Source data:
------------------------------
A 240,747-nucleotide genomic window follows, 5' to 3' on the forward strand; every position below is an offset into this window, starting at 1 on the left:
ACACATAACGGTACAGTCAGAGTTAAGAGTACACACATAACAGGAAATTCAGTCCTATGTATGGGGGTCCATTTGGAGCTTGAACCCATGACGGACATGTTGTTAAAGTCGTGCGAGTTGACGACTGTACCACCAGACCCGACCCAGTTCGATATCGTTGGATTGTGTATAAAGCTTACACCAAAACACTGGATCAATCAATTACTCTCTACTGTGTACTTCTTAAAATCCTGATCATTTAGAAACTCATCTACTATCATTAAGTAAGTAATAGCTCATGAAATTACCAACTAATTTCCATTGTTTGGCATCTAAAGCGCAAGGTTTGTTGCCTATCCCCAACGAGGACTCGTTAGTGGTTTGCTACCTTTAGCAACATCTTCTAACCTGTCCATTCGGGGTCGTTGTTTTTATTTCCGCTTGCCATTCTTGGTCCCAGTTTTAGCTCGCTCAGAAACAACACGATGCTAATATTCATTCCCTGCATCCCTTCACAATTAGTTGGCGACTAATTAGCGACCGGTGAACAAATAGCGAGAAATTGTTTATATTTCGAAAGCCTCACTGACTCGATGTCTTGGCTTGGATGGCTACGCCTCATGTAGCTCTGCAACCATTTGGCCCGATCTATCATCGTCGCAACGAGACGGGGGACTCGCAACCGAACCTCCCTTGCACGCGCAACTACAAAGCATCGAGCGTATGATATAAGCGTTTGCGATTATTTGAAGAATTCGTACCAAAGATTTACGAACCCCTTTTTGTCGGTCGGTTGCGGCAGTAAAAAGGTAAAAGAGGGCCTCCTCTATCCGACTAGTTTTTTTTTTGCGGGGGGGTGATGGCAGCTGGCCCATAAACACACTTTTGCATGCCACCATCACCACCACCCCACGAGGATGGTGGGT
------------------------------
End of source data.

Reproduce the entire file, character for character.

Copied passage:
A 240,747-nucleotide genomic window follows, 5' to 3' on the forward strand; every position below is an offset into this window, starting at 1 on the left:
ACACATAACGGTACAGTCAGAGTTAAGAGTACACACATAACAGGAAATTCAGTCCTATGTATGGGGGTCCATTTGGAGCTTGAACCCATGACGGACATGTTGTTAAAGTCGTGCGAGTTGACGACTGTACCACCAGACCCGACCCAGTTCGATATCGTTGGATTGTGTATAAAGCTTACACCAAAACACTGGATCAATCAATTACTCTCTACTGTGTACTTCTTAAAATCCTGATCATTTAGAAACTCATCTACTATCATTAAGTAAGTAATAGCTCATGAAATTACCAACTAATTTCCATTGTTTGGCATCTAAAGCGCAAGGTTTGTTGCCTATCCCCAACGAGGACTCGTTAGTGGTTTGCTACCTTTAGCAACATCTTCTAACCTGTCCATTCGGGGTCGTTGTTTTTATTTCCGCTTGCCATTCTTGGTCCCAGTTTTAGCTCGCTCAGAAACAACACGATGCTAATATTCATTCCCTGCATCCCTTCACAATTAGTTGGCGACTAATTAGCGACCGGTGAACAAATAGCGAGAAATTGTTTATATTTCGAAAGCCTCACTGACTCGATGTCTTGGCTTGGATGGCTACGCCTCATGTAGCTCTGCAACCATTTGGCCCGATCTATCATCGTCGCAACGAGACGGGGGACTCGCAACCGAACCTCCCTTGCACGCGCAACTACAAAGCATCGAGCGTATGATATAAGCGTTTGCGATTATTTGAAGAATTCGTACCAAAGATTTACGAACCCCTTTTTGTCGGTCGGTTGCGGCAGTAAAAAGGTAAAAGAGGGCCTCCTCTATCCGACTAGTTTTTTTTTTGCGGGGGGGTGATGGCAGCTGGCCCATAAACACACTTTTGCATGCCACCATCACCACCACCCCACGAGGATGGTGGGT